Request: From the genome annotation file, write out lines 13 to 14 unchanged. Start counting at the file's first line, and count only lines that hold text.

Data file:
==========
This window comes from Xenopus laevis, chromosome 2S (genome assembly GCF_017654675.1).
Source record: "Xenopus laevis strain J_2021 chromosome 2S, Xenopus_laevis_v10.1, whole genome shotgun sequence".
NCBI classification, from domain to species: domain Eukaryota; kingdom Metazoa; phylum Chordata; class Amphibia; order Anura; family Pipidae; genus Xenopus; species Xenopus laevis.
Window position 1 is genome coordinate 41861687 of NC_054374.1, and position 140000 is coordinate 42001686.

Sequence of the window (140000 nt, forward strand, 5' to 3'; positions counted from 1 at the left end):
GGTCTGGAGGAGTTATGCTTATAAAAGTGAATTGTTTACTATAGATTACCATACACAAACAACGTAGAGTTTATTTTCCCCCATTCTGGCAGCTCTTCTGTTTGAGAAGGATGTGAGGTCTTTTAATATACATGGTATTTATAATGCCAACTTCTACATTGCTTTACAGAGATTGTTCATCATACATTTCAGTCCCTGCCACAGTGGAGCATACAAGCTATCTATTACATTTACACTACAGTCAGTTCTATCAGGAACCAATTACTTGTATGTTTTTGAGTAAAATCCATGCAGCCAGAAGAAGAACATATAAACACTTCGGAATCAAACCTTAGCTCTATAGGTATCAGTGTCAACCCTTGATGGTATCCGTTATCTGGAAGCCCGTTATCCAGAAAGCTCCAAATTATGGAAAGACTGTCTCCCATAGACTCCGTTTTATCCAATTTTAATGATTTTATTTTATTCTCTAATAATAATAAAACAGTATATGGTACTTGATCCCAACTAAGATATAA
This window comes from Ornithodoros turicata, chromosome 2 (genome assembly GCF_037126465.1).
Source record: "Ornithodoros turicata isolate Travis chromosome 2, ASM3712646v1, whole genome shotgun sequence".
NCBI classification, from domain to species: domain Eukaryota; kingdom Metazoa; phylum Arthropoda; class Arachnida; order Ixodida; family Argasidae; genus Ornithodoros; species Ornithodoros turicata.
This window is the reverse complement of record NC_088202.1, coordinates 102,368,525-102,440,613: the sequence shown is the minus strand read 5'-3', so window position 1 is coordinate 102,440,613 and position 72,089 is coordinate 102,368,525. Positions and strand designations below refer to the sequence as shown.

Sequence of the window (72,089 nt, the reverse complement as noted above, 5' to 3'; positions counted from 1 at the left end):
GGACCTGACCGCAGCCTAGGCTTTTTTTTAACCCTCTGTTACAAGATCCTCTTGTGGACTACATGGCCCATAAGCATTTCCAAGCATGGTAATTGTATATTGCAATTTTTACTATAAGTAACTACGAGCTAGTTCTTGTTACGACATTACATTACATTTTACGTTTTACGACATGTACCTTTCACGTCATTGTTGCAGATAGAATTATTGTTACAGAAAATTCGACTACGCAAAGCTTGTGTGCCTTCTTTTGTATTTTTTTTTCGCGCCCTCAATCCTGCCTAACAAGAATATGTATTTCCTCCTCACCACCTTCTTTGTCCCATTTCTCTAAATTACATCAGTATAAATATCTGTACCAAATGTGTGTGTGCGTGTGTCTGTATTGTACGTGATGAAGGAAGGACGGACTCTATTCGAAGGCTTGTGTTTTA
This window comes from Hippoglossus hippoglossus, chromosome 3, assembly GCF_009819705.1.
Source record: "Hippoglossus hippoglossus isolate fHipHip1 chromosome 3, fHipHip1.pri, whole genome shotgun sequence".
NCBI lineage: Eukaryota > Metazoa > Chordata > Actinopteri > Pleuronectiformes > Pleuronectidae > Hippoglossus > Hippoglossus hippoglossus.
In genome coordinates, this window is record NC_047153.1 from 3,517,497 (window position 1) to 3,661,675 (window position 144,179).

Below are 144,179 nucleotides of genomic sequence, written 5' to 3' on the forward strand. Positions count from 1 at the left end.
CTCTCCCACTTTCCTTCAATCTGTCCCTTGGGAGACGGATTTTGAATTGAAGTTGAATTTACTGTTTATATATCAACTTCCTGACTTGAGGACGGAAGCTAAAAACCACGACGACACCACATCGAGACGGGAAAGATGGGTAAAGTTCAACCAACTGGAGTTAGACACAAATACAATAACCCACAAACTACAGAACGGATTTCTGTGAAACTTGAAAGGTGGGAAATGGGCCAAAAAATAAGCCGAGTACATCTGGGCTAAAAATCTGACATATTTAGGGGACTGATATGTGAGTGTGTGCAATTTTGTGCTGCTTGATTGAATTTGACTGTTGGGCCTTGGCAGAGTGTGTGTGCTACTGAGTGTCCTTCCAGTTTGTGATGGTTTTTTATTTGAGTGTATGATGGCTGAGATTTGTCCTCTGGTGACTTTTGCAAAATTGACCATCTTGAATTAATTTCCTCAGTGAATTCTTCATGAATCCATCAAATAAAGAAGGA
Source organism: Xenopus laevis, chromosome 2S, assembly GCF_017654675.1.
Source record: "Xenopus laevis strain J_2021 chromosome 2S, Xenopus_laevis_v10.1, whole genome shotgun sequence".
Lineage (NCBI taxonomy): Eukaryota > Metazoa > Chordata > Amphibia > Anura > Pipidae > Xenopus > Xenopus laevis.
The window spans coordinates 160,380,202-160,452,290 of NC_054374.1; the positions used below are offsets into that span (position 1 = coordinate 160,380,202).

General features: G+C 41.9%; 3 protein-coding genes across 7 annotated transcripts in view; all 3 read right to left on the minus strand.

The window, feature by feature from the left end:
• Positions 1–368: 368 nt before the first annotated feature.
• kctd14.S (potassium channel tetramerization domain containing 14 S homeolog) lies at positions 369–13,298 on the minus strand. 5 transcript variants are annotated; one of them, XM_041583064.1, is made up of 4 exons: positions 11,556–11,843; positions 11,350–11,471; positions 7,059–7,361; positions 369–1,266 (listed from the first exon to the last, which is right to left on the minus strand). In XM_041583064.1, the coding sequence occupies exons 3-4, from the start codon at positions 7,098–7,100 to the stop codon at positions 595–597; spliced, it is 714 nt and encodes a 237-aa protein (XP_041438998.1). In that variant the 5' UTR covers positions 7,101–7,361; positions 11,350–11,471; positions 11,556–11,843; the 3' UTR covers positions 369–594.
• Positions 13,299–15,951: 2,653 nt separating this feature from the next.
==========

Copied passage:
This window comes from Hippoglossus hippoglossus, chromosome 3, assembly GCF_009819705.1.
Source record: "Hippoglossus hippoglossus isolate fHipHip1 chromosome 3, fHipHip1.pri, whole genome shotgun sequence".